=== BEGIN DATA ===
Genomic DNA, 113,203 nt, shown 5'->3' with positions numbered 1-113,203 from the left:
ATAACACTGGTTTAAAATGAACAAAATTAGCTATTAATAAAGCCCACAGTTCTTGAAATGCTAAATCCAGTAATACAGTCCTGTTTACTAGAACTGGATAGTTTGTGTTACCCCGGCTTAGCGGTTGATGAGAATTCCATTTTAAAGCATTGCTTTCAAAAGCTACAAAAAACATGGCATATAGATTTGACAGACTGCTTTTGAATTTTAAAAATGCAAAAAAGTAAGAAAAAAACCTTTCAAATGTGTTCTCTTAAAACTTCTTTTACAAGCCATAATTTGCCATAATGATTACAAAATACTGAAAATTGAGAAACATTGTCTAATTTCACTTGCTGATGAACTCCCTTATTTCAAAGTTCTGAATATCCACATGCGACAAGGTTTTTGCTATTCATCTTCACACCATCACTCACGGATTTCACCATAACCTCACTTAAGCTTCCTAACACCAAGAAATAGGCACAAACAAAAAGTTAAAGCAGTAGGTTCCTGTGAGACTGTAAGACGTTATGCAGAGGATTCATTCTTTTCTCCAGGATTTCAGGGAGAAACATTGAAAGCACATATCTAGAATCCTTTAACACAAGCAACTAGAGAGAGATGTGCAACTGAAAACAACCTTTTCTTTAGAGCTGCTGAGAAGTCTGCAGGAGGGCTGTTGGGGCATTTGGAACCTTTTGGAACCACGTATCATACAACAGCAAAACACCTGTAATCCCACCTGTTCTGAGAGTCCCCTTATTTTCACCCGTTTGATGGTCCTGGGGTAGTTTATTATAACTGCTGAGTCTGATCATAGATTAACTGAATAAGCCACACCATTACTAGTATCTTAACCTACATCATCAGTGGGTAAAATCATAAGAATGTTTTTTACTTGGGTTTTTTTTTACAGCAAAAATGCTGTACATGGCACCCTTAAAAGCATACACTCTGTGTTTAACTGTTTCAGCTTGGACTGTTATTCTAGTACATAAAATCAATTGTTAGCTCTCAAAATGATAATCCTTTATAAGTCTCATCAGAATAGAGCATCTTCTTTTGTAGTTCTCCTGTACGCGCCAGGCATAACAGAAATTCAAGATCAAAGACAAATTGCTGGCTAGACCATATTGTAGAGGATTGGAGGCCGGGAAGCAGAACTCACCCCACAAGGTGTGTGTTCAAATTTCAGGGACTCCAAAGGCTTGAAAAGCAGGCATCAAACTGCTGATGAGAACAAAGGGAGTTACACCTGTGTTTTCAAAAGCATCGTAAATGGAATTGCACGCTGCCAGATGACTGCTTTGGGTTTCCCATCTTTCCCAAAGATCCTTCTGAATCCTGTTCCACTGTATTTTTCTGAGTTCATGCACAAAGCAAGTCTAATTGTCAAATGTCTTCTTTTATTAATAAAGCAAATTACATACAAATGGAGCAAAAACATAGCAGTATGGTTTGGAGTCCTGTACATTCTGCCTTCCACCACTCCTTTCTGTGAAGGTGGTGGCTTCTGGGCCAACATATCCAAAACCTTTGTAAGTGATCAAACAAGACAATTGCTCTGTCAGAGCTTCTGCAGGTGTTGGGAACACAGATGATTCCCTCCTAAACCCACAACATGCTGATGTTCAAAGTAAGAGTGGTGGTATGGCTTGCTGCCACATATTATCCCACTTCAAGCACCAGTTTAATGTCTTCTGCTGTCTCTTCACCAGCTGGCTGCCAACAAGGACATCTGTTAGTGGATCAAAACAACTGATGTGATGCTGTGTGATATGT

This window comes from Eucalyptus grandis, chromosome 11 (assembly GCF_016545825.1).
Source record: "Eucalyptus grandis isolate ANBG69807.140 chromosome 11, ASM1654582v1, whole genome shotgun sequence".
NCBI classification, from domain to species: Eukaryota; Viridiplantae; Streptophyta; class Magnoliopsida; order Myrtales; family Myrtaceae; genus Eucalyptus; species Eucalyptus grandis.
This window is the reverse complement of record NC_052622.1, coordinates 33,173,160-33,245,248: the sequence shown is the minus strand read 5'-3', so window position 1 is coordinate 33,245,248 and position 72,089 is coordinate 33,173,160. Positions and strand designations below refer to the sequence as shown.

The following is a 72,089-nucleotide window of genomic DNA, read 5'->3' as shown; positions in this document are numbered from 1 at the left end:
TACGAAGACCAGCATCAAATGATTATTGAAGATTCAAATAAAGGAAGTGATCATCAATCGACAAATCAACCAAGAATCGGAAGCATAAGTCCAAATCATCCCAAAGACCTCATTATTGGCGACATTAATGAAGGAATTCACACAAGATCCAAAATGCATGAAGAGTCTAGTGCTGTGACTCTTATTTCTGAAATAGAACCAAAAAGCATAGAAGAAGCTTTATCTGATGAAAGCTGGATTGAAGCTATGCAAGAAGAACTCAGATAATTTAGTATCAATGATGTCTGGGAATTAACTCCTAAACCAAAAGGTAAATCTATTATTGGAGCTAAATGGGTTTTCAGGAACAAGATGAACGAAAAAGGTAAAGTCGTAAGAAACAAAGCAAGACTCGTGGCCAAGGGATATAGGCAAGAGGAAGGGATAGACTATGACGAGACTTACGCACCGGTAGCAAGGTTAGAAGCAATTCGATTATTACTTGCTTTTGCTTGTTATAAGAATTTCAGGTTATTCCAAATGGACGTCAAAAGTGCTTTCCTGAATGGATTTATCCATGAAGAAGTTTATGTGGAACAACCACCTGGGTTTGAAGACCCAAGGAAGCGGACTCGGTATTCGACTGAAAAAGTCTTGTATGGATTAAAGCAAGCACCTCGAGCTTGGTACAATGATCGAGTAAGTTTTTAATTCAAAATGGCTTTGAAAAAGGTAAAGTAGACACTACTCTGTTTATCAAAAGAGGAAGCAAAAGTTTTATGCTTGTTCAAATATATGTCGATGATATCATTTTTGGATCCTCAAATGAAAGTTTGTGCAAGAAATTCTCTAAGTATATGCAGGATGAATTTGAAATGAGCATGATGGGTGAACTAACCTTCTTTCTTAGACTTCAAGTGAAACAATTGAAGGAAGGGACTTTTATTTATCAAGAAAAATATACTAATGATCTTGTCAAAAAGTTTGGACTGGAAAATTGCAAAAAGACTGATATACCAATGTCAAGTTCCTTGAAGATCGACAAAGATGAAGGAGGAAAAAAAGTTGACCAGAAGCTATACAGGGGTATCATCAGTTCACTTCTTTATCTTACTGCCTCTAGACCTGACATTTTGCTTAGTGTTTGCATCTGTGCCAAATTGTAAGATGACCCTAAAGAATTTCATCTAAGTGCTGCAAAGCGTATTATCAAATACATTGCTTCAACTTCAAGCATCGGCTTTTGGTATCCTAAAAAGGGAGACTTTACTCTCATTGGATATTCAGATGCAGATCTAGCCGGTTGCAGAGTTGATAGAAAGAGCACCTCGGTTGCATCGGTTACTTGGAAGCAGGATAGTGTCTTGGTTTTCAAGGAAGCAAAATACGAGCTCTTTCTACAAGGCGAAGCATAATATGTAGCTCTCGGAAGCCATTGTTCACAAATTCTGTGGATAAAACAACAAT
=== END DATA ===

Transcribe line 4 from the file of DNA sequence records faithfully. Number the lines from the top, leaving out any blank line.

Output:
Source record: "Eucalyptus grandis isolate ANBG69807.140 chromosome 11, ASM1654582v1, whole genome shotgun sequence".